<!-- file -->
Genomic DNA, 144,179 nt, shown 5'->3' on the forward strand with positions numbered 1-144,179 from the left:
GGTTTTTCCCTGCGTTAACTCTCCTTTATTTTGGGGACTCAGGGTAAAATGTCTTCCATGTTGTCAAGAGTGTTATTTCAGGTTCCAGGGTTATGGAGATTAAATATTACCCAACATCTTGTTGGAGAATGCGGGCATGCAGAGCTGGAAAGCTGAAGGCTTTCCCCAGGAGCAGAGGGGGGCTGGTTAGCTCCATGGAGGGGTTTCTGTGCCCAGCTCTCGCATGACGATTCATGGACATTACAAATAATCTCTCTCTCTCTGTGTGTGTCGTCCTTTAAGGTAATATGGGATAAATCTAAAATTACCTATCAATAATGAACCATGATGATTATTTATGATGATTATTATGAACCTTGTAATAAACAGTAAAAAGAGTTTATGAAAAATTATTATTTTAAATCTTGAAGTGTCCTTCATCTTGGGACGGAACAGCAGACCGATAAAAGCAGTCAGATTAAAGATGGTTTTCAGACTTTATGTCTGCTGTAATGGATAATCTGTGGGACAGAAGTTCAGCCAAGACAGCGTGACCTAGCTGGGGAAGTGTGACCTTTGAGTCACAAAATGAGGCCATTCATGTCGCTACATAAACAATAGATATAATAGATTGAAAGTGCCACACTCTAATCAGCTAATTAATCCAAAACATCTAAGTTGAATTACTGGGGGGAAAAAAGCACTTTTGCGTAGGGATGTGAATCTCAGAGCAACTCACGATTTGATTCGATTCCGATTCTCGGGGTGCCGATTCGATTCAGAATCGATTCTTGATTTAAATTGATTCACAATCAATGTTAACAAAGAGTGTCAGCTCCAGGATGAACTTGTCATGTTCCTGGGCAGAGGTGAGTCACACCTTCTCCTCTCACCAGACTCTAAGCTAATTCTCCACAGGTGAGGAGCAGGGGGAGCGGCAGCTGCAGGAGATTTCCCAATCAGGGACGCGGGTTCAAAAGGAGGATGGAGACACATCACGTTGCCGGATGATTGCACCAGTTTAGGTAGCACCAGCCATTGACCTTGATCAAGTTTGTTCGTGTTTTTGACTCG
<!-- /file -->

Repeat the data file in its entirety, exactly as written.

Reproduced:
Genomic DNA, 144,179 nt, shown 5'->3' on the forward strand with positions numbered 1-144,179 from the left:
GGTTTTTCCCTGCGTTAACTCTCCTTTATTTTGGGGACTCAGGGTAAAATGTCTTCCATGTTGTCAAGAGTGTTATTTCAGGTTCCAGGGTTATGGAGATTAAATATTACCCAACATCTTGTTGGAGAATGCGGGCATGCAGAGCTGGAAAGCTGAAGGCTTTCCCCAGGAGCAGAGGGGGGCTGGTTAGCTCCATGGAGGGGTTTCTGTGCCCAGCTCTCGCATGACGATTCATGGACATTACAAATAATCTCTCTCTCTCTGTGTGTGTCGTCCTTTAAGGTAATATGGGATAAATCTAAAATTACCTATCAATAATGAACCATGATGATTATTTATGATGATTATTATGAACCTTGTAATAAACAGTAAAAAGAGTTTATGAAAAATTATTATTTTAAATCTTGAAGTGTCCTTCATCTTGGGACGGAACAGCAGACCGATAAAAGCAGTCAGATTAAAGATGGTTTTCAGACTTTATGTCTGCTGTAATGGATAATCTGTGGGACAGAAGTTCAGCCAAGACAGCGTGACCTAGCTGGGGAAGTGTGACCTTTGAGTCACAAAATGAGGCCATTCATGTCGCTACATAAACAATAGATATAATAGATTGAAAGTGCCACACTCTAATCAGCTAATTAATCCAAAACATCTAAGTTGAATTACTGGGGGGAAAAAAGCACTTTTGCGTAGGGATGTGAATCTCAGAGCAACTCACGATTTGATTCGATTCCGATTCTCGGGGTGCCGATTCGATTCAGAATCGATTCTTGATTTAAATTGATTCACAATCAATGTTAACAAAGAGTGTCAGCTCCAGGATGAACTTGTCATGTTCCTGGGCAGAGGTGAGTCACACCTTCTCCTCTCACCAGACTCTAAGCTAATTCTCCACAGGTGAGGAGCAGGGGGAGCGGCAGCTGCAGGAGATTTCCCAATCAGGGACGCGGGTTCAAAAGGAGGATGGAGACACATCACGTTGCCGGATGATTGCACCAGTTTAGGTAGCACCAGCCATTGACCTTGATCAAGTTTGTTCGTGTTTTTGACTCG